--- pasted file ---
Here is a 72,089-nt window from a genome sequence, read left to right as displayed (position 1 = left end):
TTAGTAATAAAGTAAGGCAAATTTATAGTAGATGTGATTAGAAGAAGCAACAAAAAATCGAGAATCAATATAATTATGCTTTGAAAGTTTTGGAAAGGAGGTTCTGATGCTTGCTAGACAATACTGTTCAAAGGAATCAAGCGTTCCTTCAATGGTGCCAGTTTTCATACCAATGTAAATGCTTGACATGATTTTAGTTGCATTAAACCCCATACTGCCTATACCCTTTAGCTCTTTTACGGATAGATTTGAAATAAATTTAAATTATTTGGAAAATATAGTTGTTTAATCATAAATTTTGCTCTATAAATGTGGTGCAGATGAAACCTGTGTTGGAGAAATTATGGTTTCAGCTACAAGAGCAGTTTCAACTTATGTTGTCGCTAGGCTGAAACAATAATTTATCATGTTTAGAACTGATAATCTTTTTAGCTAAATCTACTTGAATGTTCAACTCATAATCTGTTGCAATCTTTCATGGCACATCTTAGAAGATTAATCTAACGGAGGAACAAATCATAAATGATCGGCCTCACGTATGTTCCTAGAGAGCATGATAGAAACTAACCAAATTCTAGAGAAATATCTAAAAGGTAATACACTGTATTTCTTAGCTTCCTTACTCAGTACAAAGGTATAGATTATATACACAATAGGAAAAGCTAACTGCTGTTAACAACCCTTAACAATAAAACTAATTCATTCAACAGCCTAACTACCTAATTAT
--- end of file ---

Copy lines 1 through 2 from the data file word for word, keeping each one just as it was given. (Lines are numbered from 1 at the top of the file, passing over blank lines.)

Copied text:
Here is a 72,089-nt window from a genome sequence, read left to right as displayed (position 1 = left end):
TTAGTAATAAAGTAAGGCAAATTTATAGTAGATGTGATTAGAAGAAGCAACAAAAAATCGAGAATCAATATAATTATGCTTTGAAAGTTTTGGAAAGGAGGTTCTGATGCTTGCTAGACAATACTGTTCAAAGGAATCAAGCGTTCCTTCAATGGTGCCAGTTTTCATACCAATGTAAATGCTTGACATGATTTTAGTTGCATTAAACCCCATACTGCCTATACCCTTTAGCTCTTTTACGGATAGATTTGAAATAAATTTAAATTATTTGGAAAATATAGTTGTTTAATCATAAATTTTGCTCTATAAATGTGGTGCAGATGAAACCTGTGTTGGAGAAATTATGGTTTCAGCTACAAGAGCAGTTTCAACTTATGTTGTCGCTAGGCTGAAACAATAATTTATCATGTTTAGAACTGATAATCTTTTTAGCTAAATCTACTTGAATGTTCAACTCATAATCTGTTGCAATCTTTCATGGCACATCTTAGAAGATTAATCTAACGGAGGAACAAATCATAAATGATCGGCCTCACGTATGTTCCTAGAGAGCATGATAGAAACTAACCAAATTCTAGAGAAATATCTAAAAGGTAATACACTGTATTTCTTAGCTTCCTTACTCAGTACAAAGGTATAGATTATATACACAATAGGAAAAGCTAACTGCTGTTAACAACCCTTAACAATAAAACTAATTCATTCAACAGCCTAACTACCTAATTAT